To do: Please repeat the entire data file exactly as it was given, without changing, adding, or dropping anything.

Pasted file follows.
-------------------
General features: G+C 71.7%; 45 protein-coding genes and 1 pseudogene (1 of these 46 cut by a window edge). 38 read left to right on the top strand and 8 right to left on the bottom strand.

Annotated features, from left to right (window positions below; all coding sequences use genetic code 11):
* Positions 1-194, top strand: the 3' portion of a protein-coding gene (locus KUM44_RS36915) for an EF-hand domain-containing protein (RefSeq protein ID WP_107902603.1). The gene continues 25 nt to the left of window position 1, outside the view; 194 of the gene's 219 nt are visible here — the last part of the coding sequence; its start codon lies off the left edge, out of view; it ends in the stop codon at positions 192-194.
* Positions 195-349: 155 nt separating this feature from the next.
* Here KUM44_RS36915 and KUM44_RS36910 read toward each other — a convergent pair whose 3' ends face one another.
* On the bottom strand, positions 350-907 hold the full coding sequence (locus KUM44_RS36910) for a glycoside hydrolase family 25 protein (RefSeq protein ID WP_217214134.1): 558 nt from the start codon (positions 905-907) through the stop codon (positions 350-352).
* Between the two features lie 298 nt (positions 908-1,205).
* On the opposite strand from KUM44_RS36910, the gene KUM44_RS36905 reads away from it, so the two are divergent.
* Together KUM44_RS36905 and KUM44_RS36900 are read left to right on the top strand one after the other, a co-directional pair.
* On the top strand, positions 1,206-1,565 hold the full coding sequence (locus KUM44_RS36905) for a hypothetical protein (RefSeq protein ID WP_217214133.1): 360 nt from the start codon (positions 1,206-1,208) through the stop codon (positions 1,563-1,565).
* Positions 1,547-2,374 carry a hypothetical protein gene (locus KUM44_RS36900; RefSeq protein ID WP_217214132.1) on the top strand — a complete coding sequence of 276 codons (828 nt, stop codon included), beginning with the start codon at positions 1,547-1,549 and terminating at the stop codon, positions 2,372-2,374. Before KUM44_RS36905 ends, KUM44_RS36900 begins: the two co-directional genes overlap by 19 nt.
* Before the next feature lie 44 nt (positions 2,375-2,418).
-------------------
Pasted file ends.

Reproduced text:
General features: G+C 71.7%; 45 protein-coding genes and 1 pseudogene (1 of these 46 cut by a window edge). 38 read left to right on the top strand and 8 right to left on the bottom strand.

Annotated features, from left to right (window positions below; all coding sequences use genetic code 11):
* Positions 1-194, top strand: the 3' portion of a protein-coding gene (locus KUM44_RS36915) for an EF-hand domain-containing protein (RefSeq protein ID WP_107902603.1). The gene continues 25 nt to the left of window position 1, outside the view; 194 of the gene's 219 nt are visible here — the last part of the coding sequence; its start codon lies off the left edge, out of view; it ends in the stop codon at positions 192-194.
* Positions 195-349: 155 nt separating this feature from the next.
* Here KUM44_RS36915 and KUM44_RS36910 read toward each other — a convergent pair whose 3' ends face one another.
* On the bottom strand, positions 350-907 hold the full coding sequence (locus KUM44_RS36910) for a glycoside hydrolase family 25 protein (RefSeq protein ID WP_217214134.1): 558 nt from the start codon (positions 905-907) through the stop codon (positions 350-352).
* Between the two features lie 298 nt (positions 908-1,205).
* On the opposite strand from KUM44_RS36910, the gene KUM44_RS36905 reads away from it, so the two are divergent.
* Together KUM44_RS36905 and KUM44_RS36900 are read left to right on the top strand one after the other, a co-directional pair.
* On the top strand, positions 1,206-1,565 hold the full coding sequence (locus KUM44_RS36905) for a hypothetical protein (RefSeq protein ID WP_217214133.1): 360 nt from the start codon (positions 1,206-1,208) through the stop codon (positions 1,563-1,565).
* Positions 1,547-2,374 carry a hypothetical protein gene (locus KUM44_RS36900; RefSeq protein ID WP_217214132.1) on the top strand — a complete coding sequence of 276 codons (828 nt, stop codon included), beginning with the start codon at positions 1,547-1,549 and terminating at the stop codon, positions 2,372-2,374. Before KUM44_RS36905 ends, KUM44_RS36900 begins: the two co-directional genes overlap by 19 nt.
* Before the next feature lie 44 nt (positions 2,375-2,418).